4. Play to your strengths. What are your greatest strengths and features? What do you love doing, and how do the results motivate you? On my quest for writing and blogging, there were many roadblocks that I faced that were slowing me down. Instead of dwelling on them, I moved on. I moved on to my strengths, focused on them, and played the part. My issue was trying to find the time to write. What hours was I most productive? When was the best time to write? For my situation, it was just a matter of sitting down and writing. There was no specific hour, no specific time. Just sit down and write. Doing this has lead me to more writing, more drafts, and better results. I didn’t dwell on the fact that I had nothing to write about — I just did it. I didn’t dwell on the fact that a lot of other people wrote about a specific topic — I just wrote about it in my own unique style. I didn’t dwell on the fact that I didn’t know grammar — I just kept going, kept reading, and kept writing. A weakness is only a weakness when you allow it to be. If that weakness does not exist in your head, then it was never there.
  5. Make many mistakes. Like Steve Job’s said: “Stay foolish.” This year, 2011, I made more mistakes than I thought I could handle. But I recovered from those mistakes, I learned many things, and I never looked back. I made more than a handful of mistakes with my writing, guest posting, blogging, money, and school work. I learned to recover from those mistakes, saw where my strengths and weaknesses were, and I took necessary action. I don’t remember who said it, and I can’t seem to find it but I know I read it somewhere, that mistakes are greater lessons than any great book. It’s so true. Don’t make a mistake and just dismiss it — that’s foolish. If you realize you made a mistake, try to find where you went wrong, and make sure you don’t ever do it again. Once you have learned your lesson, just know that you’re now better than yesterday.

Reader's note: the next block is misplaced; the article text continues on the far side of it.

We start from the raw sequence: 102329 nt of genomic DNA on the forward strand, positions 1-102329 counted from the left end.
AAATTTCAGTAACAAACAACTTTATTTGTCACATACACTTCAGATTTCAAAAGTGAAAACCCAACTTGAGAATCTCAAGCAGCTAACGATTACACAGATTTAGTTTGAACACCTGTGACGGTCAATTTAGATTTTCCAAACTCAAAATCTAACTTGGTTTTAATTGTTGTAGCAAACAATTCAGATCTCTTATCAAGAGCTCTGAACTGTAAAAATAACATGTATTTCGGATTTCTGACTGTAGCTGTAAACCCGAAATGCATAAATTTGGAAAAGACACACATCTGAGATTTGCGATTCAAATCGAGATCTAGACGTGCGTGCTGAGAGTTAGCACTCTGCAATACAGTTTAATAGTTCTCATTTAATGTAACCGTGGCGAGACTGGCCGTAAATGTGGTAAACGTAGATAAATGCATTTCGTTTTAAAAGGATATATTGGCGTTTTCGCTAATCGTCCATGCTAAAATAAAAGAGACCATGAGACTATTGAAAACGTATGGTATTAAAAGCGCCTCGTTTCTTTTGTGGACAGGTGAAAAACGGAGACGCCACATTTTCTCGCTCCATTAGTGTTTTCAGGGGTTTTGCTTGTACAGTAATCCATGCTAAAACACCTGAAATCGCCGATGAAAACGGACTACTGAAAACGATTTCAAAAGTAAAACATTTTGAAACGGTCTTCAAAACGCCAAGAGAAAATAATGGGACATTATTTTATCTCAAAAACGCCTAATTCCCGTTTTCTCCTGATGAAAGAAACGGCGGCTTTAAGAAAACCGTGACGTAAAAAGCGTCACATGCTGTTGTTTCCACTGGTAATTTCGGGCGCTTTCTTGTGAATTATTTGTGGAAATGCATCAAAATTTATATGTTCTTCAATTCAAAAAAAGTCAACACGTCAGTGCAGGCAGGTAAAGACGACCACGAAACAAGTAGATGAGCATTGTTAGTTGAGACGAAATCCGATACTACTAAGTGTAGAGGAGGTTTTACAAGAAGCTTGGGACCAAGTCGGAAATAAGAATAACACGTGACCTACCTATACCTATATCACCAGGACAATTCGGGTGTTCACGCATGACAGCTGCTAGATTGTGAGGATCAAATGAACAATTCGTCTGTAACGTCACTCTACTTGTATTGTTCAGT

6. Stop doing what you don’t want to do. This is hard to commit to because it interferes with “being an adult.” There are things in life that we sometimes have to do — as though it seems. 2011 was the beginning of the year where I stopped doing things I just didn’t want to do — and with good reason, not because I was lazy. I realized that when I forced myself to do things when my heart wasn’t in it, the outcome was terrible and weak. “If it’s something worth doing, its worth doing right,” as Hunter S. Thompson would say. If there are things in your life that you know you don’t want or have to do . . . then don’t do it. Just make sure you’re being real with yourself and the reason why you don’t want to do it. For example, there was a time when my friends always went out, partied, drank, etc. After a while I got sick of it, but I also enjoyed the company of being with my buddies. Sooner or later, it felt like my body was just saying stop, what are you doing, why are you doing this to me? I had to learn how to say no to them. Some accepted the answer, and others started thinking crazy and wild stories. Regardless, it has made me happier, and I have accomplished more by saying no to things I don’t want to do, and focused my time on doing things I loved.

These are just 6 things I would begin doing differently after you’ve thrown out your resolutions.

People say that people don’t change, but I don’t believe that. I have witnessed myself change in this fast and forgotten year. A totally new book. 2012 is no different. To me, it’s just another day with another date.

Maybe you won’t live with goals this year. Maybe you’ll develop new habits and accomplish great things.

All I know is, at the end of the day, it is all up to you.

I hope you all have a wonderful New Year, enjoy your family, good company, food, and rest.

Thank you for reading my blog, for commenting my posts, and supporting me in many ways. 2012 is going to be yet another big year for the blog, and many great things are coming.

Leave a Comment

Your email address will not be published. Required fields are marked *